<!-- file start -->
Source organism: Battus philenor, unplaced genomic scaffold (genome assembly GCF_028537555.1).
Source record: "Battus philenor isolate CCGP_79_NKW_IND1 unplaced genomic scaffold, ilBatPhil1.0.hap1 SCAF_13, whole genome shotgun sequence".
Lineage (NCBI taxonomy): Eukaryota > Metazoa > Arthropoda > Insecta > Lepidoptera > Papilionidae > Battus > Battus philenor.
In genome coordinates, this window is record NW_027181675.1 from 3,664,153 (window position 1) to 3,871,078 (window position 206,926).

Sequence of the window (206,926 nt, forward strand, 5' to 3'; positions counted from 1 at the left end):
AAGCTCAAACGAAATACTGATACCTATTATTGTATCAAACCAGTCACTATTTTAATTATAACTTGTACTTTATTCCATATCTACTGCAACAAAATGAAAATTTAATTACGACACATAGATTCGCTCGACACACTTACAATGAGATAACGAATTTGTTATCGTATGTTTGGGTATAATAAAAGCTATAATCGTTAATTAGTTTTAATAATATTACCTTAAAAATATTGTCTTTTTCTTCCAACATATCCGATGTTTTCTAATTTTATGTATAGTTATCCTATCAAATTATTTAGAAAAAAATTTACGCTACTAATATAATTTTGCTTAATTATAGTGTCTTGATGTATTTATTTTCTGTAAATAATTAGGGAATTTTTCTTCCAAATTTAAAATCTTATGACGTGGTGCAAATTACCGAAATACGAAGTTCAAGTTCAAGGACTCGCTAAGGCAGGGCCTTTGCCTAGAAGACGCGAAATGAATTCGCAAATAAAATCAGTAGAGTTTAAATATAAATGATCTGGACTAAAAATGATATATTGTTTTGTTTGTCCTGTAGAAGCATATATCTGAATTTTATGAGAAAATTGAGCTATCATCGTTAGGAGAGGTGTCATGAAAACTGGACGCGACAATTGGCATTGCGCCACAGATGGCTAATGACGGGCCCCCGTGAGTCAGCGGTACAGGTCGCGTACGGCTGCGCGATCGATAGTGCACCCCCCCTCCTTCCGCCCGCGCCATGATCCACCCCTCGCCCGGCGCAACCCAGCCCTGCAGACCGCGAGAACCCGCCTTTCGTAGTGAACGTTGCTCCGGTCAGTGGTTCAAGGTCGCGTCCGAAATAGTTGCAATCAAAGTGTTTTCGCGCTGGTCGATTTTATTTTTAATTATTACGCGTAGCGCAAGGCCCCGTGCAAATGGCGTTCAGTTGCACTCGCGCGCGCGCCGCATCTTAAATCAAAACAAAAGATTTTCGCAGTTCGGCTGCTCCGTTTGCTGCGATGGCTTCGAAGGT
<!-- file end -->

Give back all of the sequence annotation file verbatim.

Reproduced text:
Source organism: Battus philenor, unplaced genomic scaffold (genome assembly GCF_028537555.1).
Source record: "Battus philenor isolate CCGP_79_NKW_IND1 unplaced genomic scaffold, ilBatPhil1.0.hap1 SCAF_13, whole genome shotgun sequence".
Lineage (NCBI taxonomy): Eukaryota > Metazoa > Arthropoda > Insecta > Lepidoptera > Papilionidae > Battus > Battus philenor.
In genome coordinates, this window is record NW_027181675.1 from 3,664,153 (window position 1) to 3,871,078 (window position 206,926).

Sequence of the window (206,926 nt, forward strand, 5' to 3'; positions counted from 1 at the left end):
AAGCTCAAACGAAATACTGATACCTATTATTGTATCAAACCAGTCACTATTTTAATTATAACTTGTACTTTATTCCATATCTACTGCAACAAAATGAAAATTTAATTACGACACATAGATTCGCTCGACACACTTACAATGAGATAACGAATTTGTTATCGTATGTTTGGGTATAATAAAAGCTATAATCGTTAATTAGTTTTAATAATATTACCTTAAAAATATTGTCTTTTTCTTCCAACATATCCGATGTTTTCTAATTTTATGTATAGTTATCCTATCAAATTATTTAGAAAAAAATTTACGCTACTAATATAATTTTGCTTAATTATAGTGTCTTGATGTATTTATTTTCTGTAAATAATTAGGGAATTTTTCTTCCAAATTTAAAATCTTATGACGTGGTGCAAATTACCGAAATACGAAGTTCAAGTTCAAGGACTCGCTAAGGCAGGGCCTTTGCCTAGAAGACGCGAAATGAATTCGCAAATAAAATCAGTAGAGTTTAAATATAAATGATCTGGACTAAAAATGATATATTGTTTTGTTTGTCCTGTAGAAGCATATATCTGAATTTTATGAGAAAATTGAGCTATCATCGTTAGGAGAGGTGTCATGAAAACTGGACGCGACAATTGGCATTGCGCCACAGATGGCTAATGACGGGCCCCCGTGAGTCAGCGGTACAGGTCGCGTACGGCTGCGCGATCGATAGTGCACCCCCCCTCCTTCCGCCCGCGCCATGATCCACCCCTCGCCCGGCGCAACCCAGCCCTGCAGACCGCGAGAACCCGCCTTTCGTAGTGAACGTTGCTCCGGTCAGTGGTTCAAGGTCGCGTCCGAAATAGTTGCAATCAAAGTGTTTTCGCGCTGGTCGATTTTATTTTTAATTATTACGCGTAGCGCAAGGCCCCGTGCAAATGGCGTTCAGTTGCACTCGCGCGCGCGCCGCATCTTAAATCAAAACAAAAGATTTTCGCAGTTCGGCTGCTCCGTTTGCTGCGATGGCTTCGAAGGT